The inspiring Dr Hannah Wells is a pro triathlete and holds a post-doctoral research fellow in the field of biotech engineering. This year, Hannah is competing in her first full Nutri-Grain IronMan, and shares with us her tips and inspiration to prepare for the challenge.
Dr Hannah Wells is a professional athlete who blogs about training through sickness and dealing with setbacks in both her personal life and sports. Here are Hannah’s tips for preparing your body both mentally and physically for competing in the upcoming Ironman on 27 March 2021.
How to prepare the body (physically)
Taking on an Ironman is a massive physical challenge for anyone which takes months of training and preparation. Preparing for the Ironman needs to be well thought out and planned to ensure you build enough fitness to complete the task, whilst also avoiding burn out. Depending on your level of fitness, it could take 6 to 12 months to physically prepare, and it may involve anywhere from 10 to 30 hours of training per week depending on experience and goals so it’s a huge commitment. Managing your training load is really important and I highly recommend getting a coach to help do so.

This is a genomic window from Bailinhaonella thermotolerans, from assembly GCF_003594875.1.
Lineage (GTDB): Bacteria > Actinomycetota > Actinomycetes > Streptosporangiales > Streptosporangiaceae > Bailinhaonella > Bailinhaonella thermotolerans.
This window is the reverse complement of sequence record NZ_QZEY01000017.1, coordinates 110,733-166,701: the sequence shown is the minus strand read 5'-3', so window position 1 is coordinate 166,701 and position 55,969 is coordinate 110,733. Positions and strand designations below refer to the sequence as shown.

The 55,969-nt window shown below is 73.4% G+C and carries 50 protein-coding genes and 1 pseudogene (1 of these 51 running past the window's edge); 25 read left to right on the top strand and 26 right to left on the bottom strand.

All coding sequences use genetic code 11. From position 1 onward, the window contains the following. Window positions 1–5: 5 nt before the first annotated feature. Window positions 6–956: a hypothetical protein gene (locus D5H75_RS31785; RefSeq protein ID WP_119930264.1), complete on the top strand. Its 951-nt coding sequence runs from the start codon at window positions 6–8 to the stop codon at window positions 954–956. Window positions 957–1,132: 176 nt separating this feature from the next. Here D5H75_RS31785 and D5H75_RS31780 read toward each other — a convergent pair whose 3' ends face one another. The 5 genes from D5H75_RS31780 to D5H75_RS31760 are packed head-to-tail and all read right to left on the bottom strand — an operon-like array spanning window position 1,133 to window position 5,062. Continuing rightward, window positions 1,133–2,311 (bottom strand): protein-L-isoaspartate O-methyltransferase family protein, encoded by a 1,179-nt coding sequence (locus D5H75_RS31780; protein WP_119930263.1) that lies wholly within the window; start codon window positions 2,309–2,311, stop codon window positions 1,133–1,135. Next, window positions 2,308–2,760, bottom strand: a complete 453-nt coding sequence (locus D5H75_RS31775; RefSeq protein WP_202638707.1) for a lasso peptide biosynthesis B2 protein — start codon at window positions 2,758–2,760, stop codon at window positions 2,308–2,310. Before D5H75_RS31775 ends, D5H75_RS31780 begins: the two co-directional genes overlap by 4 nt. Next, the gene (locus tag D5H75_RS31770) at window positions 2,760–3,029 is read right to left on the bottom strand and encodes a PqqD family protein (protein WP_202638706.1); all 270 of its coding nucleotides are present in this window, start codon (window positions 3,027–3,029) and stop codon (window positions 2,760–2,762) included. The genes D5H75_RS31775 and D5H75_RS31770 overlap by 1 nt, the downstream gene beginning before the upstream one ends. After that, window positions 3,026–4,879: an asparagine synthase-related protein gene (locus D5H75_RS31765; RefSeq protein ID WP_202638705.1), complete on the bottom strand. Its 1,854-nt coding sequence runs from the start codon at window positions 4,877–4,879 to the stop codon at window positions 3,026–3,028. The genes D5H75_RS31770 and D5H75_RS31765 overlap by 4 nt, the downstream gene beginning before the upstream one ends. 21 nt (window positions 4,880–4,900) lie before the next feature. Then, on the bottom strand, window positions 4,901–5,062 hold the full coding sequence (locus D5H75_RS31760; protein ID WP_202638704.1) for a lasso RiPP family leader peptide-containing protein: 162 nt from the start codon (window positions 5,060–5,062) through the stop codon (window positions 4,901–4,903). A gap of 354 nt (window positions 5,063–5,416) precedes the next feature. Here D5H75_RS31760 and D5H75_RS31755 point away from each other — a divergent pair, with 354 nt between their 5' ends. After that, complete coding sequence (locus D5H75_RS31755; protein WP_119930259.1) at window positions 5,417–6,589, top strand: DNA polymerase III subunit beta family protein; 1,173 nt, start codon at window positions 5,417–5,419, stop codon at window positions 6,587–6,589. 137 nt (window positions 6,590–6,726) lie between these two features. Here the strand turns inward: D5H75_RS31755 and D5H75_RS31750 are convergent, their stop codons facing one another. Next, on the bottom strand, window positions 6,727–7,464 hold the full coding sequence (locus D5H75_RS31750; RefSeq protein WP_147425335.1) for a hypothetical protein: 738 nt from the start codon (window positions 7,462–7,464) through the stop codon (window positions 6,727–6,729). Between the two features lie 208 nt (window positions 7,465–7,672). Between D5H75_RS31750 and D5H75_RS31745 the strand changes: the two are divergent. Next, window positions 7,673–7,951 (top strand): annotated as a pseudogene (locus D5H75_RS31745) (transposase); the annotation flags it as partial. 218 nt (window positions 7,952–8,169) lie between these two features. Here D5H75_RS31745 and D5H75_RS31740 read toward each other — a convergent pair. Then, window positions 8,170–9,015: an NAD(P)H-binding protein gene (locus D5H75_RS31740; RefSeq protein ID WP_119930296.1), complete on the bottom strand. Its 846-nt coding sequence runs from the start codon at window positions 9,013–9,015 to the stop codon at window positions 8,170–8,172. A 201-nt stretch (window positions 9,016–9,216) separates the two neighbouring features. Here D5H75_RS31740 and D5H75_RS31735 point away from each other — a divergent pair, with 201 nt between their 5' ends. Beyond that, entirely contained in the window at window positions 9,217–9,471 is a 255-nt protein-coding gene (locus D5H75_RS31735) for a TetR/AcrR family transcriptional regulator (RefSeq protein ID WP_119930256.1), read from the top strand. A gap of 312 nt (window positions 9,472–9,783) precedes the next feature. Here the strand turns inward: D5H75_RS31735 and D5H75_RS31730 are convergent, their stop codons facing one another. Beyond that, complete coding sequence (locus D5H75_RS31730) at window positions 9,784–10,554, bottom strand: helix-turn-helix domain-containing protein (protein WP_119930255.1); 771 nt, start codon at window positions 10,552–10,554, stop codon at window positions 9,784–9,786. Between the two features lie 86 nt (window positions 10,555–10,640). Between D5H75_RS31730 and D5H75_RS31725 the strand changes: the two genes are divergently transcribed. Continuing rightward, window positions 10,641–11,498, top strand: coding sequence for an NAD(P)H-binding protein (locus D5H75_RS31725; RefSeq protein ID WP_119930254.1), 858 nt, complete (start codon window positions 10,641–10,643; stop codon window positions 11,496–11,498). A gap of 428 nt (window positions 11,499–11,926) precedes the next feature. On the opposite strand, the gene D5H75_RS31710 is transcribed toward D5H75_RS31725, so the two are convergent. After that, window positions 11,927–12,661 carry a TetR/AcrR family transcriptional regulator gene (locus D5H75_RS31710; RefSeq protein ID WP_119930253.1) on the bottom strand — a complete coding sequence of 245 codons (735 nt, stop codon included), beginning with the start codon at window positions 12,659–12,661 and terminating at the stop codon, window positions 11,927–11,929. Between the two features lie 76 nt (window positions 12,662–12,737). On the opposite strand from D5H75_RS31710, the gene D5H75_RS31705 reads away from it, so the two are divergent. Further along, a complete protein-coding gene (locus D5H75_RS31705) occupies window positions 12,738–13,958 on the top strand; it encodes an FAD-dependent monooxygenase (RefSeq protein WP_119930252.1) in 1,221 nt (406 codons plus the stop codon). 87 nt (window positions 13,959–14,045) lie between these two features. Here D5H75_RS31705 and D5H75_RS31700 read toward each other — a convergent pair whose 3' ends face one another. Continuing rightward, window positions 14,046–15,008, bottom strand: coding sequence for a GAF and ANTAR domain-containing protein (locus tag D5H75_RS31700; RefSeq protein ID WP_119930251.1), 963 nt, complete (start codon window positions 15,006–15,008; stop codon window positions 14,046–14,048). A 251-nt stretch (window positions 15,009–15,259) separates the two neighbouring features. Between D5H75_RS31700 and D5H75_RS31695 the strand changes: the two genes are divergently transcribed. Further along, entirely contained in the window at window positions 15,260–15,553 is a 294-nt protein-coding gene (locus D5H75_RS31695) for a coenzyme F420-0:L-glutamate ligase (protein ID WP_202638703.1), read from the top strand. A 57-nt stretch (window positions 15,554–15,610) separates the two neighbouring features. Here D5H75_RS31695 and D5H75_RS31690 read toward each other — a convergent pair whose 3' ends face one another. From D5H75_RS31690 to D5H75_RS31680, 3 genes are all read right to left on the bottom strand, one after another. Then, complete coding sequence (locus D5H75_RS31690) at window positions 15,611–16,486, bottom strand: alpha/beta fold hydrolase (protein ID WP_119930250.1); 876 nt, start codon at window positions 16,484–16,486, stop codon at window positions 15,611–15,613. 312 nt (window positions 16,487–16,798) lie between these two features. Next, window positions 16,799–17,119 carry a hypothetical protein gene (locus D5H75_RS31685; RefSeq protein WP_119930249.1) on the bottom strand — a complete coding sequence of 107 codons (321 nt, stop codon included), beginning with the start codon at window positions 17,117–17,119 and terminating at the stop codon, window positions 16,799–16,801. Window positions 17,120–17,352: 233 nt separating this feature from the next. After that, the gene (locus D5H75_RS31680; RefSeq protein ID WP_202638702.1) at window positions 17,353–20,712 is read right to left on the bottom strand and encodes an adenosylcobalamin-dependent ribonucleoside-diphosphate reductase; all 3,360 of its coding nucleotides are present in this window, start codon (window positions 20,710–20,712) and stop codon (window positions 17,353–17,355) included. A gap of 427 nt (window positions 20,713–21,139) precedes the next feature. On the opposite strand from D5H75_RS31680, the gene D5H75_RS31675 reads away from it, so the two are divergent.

How to prepare the body (nutritionally)
To gain the most out of your training the body must be fuelled well. I can’t stress this enough. While it can be tempting to pair training with healthy eating, we need to firstly make sure we are also getting in enough calories to fuel the work we are doing or we will end up digging ourselves into a hole. It might be helpful to talk with a good sports nutritionist to make sure you are eating enough if you start to increase your training, and that you are meeting all macro/micronutrient requirements too.
How to prepare the mind (establishing a good mind frame)
The Ironman is not only a huge physical challenge, but it also requires a significant amount of mental strength and resilience to get through it. Maintaining concentration and having the courage and determination to push yourself without giving up for that amount of time is tough! Positivity and belief is key, and so is being able to find the balance between remaining calm and controlled but also having that extra ‘adrenaline boost’ on race day to perform at your best. For me, the easiest way to look at race day mentally is to make sure you’re having fun and feeling positive all day, even if you have to force those thoughts through the tough moments in the race. If someone is struggling with the mental prep for race day I would suggest trying more meditation and visualisation leading in to the race.
What to consider on the day both physically and mentally
Tough moments are almost guaranteed to be part of any race day, it is almost inevitable when you are out racing for that amount of time. But if we are prepared for those moments, we can accept them, know that they won’t last and keep pushing on. Trust in the training and preparation you have done and never stop believing all day that you can become unstoppable!